Climate and Ecological Emergency: UK’s Response

Part of the debate – in the House of Commons at 8:27 pm on 9th February 2021.

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Photo of Anne-Marie Trevelyan Anne-Marie Trevelyan Minister of State (Business, Energy and Industrial Strategy) (Energy and Clean Growth) 8:27 pm, 9th February 2021

I congratulate Caroline Lucas on securing this Adjournment debate on such an important subject. I am really pleased that I was able to share some of my time with colleagues, because this issue speaks far more widely than this Parliament—it is a global challenge. How we act on climate change is the most pressing issue of our time; I completely agree with her.

While we find ourselves in the midst of this very difficult pandemic, which of course is our short-term priority, we must not abandon and have not abandoned our planet’s need for urgent care, because we risk so many further crises for our children. Climate change is happening now, and this Government are determined that the UK will be a world leader in ensuring that the Paris agreement takes root across the globe. We will demonstrate through our commitment to bring down our country’s greenhouse gas emissions, and acting this year as the president of COP, that we will be a global leader.

The Prime Minister has made a critical commitment to doubling our international climate finance to £11.6 billion, with £3 billion of that going to nature-based solutions. We were the first major economy in the world to set a legally binding target to reach net zero carbon emissions across our economy by 2050, and we have shown that rapid progress on decarbonisation is possible alongside a thriving economy. Our emissions are down by almost 44% across the last 30 years, and our economy has grown by 78% in the same period. We have been absolute in our commitment to power past coal over the last 10 years, with a reduction in electricity generation from coal from 40% in 2012 to less than 5% today, replaced by renewables. We have made significant progress in meeting our climate targets, meeting our first two carbon budgets and projected to meet the third by 2022. We exceeded the required emissions reduction of the first by 1.2% and the second by nearly 14%, but now is the time to double down and decrease our emissions further and faster. To do this, the Prime Minister set out his 10-point plan last year to lead the world into a new green industrial revolution. We set out ambitious policies, backed by £12 billion of Government investment. The plan will support up to 250,000 highly skilled green jobs across the UK and accelerate our path to reaching net zero by 2050 while laying the foundations for building back greener.

The 10-point plan will develop the cutting-edge technologies needed to drive down those emissions in industries across the UK through significant investment in hydrogen, new nuclear and carbon capture technologies. The 10-point plan will go further. We are backing our world-leading automotive sector, including in the west midlands, the north-east and Wales, with a £2.8 billion package to accelerate the transition to electric vehicles and transform our national infrastructure better to support that electric vehicle revolution. Working with industry, we will drive the growth of low-carbon hydrogen. As part of the 10-point plan, we are aiming for 5 GW of low-carbon hydrogen by 2030. That will see the UK benefit from around 8,000 jobs across our industrial heartlands and beyond.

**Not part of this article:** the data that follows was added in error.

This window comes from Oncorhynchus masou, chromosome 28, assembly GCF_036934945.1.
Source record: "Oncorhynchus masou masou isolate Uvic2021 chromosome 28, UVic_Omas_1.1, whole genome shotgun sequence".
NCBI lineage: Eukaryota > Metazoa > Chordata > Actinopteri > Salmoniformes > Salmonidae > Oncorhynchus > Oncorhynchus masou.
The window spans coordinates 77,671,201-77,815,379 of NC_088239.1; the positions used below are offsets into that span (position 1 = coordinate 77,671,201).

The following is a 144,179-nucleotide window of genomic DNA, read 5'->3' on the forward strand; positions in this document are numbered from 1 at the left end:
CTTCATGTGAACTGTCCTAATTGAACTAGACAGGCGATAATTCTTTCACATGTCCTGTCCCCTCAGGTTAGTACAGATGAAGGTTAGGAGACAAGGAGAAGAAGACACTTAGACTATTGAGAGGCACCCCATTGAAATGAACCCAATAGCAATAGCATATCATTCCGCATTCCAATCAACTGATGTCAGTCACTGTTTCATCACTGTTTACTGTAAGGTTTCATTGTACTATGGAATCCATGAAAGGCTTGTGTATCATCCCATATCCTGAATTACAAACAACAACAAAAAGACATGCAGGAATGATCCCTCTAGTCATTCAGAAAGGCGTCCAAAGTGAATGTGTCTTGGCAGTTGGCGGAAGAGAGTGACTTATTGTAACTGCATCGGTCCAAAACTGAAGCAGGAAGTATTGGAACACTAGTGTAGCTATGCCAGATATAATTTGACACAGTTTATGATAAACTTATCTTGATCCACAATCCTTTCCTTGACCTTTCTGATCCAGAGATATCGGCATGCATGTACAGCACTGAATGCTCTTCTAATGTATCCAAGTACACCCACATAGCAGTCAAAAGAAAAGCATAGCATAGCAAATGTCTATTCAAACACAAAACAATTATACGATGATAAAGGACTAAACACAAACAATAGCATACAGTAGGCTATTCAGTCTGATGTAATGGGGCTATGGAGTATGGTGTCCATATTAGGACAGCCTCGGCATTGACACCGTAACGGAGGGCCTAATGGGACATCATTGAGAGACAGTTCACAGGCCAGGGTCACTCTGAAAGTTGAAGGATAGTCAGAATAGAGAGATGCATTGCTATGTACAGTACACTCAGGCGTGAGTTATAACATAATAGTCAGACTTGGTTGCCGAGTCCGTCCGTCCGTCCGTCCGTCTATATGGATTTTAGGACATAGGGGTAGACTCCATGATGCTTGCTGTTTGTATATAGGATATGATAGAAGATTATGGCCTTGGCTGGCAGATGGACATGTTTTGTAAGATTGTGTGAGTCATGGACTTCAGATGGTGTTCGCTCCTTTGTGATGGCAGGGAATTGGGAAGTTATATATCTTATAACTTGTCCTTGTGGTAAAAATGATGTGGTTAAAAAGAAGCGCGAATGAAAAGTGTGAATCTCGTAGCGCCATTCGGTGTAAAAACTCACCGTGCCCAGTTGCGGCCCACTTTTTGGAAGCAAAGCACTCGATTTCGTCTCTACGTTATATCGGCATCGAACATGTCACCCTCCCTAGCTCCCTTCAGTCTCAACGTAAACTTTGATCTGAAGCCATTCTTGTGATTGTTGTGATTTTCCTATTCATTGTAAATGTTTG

Importantly for me, we are determined that this transition must be a just and fair one. The Treasury is conducting a review into the cost of net zero. In its review due to be published this spring, it will outline how the transition to a net zero economy will be funded and ensure that contributions are fair between households, businesses and the taxpayer. We must ensure that the net zero transition works for everyone.

Throughout the UK, more than 2.5 million highly skilled people employed in manufacturing make a huge contribution to the wealth and character of their communities. We must not take those skills away from people, so as industry changes, our lifetime skills guarantee will ensure that people are equipped with the skills they need to adapt to the new products and services that we want them to provide. We have also launched the green jobs taskforce, bringing businesses and unions together with skills providers and Governments to develop plans for new, long-term, good-quality green jobs by 2030.

This year, we find ourselves in the privileged position of being the president of the G7 and of hosting and holding the presidency of COP26. We are determined to use these key international events to promote ambitious action to deliver the transformational change required by the Paris agreement. I have the extraordinary honour of being not only the Minister for Energy but the international champion for COP26 for adaptation and resilience. One of the critical challenges that we have as a global leader is not only to ensure that we walk the walk in demonstrating our decarbonisation in the UK, taking our country to a place where our greenhouse gas emissions are no longer impacting on the planet, but to help those developing countries that need to be able to grow and support their communities in a green way, building back better after the traumas that covid has caused to so many of the very poorest developing countries.

We will bring forward our own bold proposals, including our net zero strategy, in the run-up to COP26 to demonstrate that we will be cutting those emissions, creating new jobs and bolstering those new industries across our country to lead on that global stage. We will make sure that the UK’s voice is heard, that we deliver on our commitment to net zero and that protecting our planet for our children and for theirs in the future is something on which we can deliver.

Question put and agreed to.

House adjourned.